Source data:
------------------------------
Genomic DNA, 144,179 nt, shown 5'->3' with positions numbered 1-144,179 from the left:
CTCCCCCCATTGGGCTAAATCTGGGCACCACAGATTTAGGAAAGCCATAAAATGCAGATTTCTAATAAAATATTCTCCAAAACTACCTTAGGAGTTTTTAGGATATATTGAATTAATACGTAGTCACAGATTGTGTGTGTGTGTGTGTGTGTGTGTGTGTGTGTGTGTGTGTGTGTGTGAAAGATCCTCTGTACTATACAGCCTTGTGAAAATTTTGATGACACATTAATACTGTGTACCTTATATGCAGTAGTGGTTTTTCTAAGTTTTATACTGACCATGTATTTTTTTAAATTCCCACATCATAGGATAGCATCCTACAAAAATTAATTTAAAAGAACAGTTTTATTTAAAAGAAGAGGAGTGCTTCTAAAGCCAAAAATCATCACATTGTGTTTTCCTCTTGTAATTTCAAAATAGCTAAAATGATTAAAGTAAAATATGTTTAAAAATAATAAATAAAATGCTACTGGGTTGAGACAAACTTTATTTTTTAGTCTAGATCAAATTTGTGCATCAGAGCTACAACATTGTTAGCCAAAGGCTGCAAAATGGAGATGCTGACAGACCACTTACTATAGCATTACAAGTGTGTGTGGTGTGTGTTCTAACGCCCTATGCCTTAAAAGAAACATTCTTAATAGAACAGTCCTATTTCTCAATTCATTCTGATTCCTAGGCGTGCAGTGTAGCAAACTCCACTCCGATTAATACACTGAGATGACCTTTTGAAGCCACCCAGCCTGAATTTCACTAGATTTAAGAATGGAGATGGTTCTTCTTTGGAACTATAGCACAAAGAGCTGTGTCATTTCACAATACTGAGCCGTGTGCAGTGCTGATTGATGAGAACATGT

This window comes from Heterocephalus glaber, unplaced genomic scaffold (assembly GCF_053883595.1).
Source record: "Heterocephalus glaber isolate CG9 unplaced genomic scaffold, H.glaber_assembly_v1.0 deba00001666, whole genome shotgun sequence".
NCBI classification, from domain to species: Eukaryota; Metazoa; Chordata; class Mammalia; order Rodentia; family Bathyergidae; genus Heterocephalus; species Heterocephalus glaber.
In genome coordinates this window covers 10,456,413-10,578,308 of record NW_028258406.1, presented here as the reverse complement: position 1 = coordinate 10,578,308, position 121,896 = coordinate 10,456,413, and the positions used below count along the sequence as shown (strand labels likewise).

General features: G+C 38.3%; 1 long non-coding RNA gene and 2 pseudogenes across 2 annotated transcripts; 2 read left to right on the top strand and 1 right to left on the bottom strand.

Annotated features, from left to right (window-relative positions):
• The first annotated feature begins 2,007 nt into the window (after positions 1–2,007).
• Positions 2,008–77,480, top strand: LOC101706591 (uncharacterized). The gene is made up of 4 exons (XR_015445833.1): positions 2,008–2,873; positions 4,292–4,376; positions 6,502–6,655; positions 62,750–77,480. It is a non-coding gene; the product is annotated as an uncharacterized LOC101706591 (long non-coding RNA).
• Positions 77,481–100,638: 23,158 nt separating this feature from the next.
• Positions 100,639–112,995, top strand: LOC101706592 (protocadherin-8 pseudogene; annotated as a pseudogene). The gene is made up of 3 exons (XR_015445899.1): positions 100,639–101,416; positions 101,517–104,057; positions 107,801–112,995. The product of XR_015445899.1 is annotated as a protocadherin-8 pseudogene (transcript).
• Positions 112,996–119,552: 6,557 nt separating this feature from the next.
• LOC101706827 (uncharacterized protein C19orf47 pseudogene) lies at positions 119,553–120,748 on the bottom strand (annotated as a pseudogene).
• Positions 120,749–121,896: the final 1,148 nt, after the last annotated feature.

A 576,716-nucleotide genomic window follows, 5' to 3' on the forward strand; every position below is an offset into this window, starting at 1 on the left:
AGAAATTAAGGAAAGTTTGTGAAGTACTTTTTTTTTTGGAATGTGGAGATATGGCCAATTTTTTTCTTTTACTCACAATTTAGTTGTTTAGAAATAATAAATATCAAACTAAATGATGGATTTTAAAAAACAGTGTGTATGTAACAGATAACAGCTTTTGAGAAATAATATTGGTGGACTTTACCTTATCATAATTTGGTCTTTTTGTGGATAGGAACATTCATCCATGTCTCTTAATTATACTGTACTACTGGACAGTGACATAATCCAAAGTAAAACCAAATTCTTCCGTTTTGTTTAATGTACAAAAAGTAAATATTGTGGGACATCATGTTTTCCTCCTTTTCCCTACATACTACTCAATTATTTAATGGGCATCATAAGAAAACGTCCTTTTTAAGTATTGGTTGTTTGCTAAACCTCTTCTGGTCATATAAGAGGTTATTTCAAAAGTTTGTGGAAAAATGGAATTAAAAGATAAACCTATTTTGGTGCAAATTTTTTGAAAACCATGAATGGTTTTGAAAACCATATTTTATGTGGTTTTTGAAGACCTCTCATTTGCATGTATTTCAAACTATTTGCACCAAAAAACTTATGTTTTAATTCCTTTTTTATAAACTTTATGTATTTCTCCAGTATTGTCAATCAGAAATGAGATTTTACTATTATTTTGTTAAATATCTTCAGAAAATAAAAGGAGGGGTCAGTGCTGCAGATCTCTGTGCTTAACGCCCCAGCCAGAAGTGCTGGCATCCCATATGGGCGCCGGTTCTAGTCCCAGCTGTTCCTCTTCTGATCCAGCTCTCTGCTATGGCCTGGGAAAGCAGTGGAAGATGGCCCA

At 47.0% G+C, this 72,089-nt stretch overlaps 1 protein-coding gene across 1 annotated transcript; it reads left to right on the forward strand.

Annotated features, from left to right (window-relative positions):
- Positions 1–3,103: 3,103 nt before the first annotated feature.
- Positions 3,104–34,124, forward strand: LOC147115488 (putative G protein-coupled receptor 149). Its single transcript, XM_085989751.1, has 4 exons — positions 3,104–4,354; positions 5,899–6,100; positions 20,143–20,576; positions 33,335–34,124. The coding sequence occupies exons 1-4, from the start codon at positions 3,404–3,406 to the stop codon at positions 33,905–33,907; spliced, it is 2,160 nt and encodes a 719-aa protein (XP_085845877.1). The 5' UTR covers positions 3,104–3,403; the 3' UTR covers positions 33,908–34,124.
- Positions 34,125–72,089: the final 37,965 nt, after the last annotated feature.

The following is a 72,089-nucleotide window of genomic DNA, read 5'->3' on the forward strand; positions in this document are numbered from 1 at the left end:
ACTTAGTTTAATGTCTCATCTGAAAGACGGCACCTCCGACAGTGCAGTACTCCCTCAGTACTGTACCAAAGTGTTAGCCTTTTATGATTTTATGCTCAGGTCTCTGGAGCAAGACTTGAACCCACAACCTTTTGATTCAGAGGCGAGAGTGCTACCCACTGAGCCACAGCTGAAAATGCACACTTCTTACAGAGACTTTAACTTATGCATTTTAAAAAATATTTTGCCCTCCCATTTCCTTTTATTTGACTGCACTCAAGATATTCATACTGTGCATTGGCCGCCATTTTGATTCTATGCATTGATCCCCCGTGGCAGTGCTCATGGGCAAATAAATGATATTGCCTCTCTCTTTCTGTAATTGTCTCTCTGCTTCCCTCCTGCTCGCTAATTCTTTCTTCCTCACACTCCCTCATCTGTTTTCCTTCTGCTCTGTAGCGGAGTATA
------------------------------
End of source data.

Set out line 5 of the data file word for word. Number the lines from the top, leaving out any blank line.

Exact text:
NCBI classification, from domain to species: Eukaryota; Metazoa; Chordata; class Mammalia; order Rodentia; family Bathyergidae; genus Heterocephalus; species Heterocephalus glaber.